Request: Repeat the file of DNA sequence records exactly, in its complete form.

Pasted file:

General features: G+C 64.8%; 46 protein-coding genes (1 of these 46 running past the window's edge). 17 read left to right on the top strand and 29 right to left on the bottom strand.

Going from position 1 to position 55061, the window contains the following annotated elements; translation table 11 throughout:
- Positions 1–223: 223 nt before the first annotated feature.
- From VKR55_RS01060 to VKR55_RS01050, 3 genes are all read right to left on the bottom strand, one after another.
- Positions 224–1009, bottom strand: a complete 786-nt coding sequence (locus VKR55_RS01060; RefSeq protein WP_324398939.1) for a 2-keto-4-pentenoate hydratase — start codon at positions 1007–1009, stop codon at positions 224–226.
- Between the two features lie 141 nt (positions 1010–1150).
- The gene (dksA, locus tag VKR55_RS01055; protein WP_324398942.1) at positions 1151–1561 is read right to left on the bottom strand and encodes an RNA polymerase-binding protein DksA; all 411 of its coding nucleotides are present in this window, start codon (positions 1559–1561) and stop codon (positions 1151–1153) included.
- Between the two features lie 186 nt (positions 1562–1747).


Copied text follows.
General features: G+C 64.8%; 46 protein-coding genes (1 of these 46 running past the window's edge). 17 read left to right on the top strand and 29 right to left on the bottom strand.

Going from position 1 to position 55061, the window contains the following annotated elements; translation table 11 throughout:
- Positions 1–223: 223 nt before the first annotated feature.
- From VKR55_RS01060 to VKR55_RS01050, 3 genes are all read right to left on the bottom strand, one after another.
- Positions 224–1009, bottom strand: a complete 786-nt coding sequence (locus VKR55_RS01060; RefSeq protein WP_324398939.1) for a 2-keto-4-pentenoate hydratase — start codon at positions 1007–1009, stop codon at positions 224–226.
- Between the two features lie 141 nt (positions 1010–1150).
- The gene (dksA, locus tag VKR55_RS01055; protein WP_324398942.1) at positions 1151–1561 is read right to left on the bottom strand and encodes an RNA polymerase-binding protein DksA; all 411 of its coding nucleotides are present in this window, start codon (positions 1559–1561) and stop codon (positions 1151–1153) included.
- Between the two features lie 186 nt (positions 1562–1747).